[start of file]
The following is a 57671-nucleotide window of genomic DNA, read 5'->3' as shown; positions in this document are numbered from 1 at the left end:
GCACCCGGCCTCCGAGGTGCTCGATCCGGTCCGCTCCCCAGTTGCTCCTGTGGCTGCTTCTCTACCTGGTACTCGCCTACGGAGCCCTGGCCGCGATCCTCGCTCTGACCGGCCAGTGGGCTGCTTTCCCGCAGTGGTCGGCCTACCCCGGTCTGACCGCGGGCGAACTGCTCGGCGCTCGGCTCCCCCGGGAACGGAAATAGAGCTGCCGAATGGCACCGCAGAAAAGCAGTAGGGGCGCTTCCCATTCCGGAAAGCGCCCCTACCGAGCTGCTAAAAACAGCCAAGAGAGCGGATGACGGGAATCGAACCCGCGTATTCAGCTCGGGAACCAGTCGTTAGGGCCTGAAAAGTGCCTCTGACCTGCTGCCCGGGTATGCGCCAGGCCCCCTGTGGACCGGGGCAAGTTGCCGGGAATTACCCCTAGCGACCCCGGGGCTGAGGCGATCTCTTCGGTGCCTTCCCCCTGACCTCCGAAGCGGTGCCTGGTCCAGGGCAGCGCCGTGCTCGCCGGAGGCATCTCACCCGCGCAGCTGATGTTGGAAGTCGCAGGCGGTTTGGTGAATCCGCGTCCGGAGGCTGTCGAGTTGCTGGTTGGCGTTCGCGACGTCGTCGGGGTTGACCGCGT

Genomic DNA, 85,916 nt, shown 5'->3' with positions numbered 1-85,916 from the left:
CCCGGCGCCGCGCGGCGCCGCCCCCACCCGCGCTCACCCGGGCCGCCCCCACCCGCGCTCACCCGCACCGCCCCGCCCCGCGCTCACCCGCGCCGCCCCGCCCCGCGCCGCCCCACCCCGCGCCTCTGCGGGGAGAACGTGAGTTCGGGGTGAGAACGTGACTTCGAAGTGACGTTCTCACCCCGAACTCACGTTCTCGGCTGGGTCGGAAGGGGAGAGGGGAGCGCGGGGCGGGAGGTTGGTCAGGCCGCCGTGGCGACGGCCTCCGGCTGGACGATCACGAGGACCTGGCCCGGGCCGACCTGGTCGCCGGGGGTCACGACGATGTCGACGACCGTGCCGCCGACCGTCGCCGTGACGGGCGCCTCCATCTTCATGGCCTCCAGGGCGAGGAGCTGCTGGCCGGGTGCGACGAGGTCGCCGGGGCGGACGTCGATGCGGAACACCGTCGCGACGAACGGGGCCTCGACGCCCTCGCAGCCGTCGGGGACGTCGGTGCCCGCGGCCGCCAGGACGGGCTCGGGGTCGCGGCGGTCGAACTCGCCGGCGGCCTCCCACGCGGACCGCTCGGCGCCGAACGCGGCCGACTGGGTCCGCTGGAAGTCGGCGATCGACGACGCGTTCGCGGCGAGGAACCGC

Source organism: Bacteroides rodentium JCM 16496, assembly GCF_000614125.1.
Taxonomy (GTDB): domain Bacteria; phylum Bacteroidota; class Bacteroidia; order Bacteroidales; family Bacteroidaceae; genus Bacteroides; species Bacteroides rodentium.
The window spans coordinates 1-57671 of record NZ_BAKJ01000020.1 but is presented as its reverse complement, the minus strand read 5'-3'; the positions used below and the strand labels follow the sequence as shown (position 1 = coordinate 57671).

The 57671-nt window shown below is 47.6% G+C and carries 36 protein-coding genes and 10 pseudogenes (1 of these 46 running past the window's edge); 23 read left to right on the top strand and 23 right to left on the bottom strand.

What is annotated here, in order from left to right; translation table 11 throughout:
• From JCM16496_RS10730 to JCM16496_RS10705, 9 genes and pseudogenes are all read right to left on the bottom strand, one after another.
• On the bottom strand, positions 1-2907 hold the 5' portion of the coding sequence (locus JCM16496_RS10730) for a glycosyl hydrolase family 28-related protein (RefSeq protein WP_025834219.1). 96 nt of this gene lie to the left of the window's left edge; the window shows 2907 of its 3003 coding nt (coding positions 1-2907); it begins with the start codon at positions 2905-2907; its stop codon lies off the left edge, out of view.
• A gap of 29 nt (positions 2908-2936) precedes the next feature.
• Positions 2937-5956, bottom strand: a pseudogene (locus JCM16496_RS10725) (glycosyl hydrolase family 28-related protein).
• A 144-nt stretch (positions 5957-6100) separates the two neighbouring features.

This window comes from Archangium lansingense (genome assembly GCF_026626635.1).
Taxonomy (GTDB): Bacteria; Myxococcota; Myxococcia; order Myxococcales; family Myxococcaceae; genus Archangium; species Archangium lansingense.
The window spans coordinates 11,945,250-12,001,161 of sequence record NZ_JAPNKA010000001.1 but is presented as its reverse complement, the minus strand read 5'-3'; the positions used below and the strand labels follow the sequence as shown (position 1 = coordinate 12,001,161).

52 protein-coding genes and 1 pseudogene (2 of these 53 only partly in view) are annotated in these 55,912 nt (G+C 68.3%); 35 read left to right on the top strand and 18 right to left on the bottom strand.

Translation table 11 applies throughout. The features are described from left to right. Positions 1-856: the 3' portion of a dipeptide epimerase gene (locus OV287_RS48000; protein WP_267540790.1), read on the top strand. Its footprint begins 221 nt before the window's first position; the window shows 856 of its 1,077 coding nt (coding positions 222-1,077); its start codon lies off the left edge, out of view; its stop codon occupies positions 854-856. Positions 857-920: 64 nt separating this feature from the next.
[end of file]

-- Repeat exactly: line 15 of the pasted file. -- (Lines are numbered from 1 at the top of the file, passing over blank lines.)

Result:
This window comes from Archangium lansingense (genome assembly GCF_026626635.1).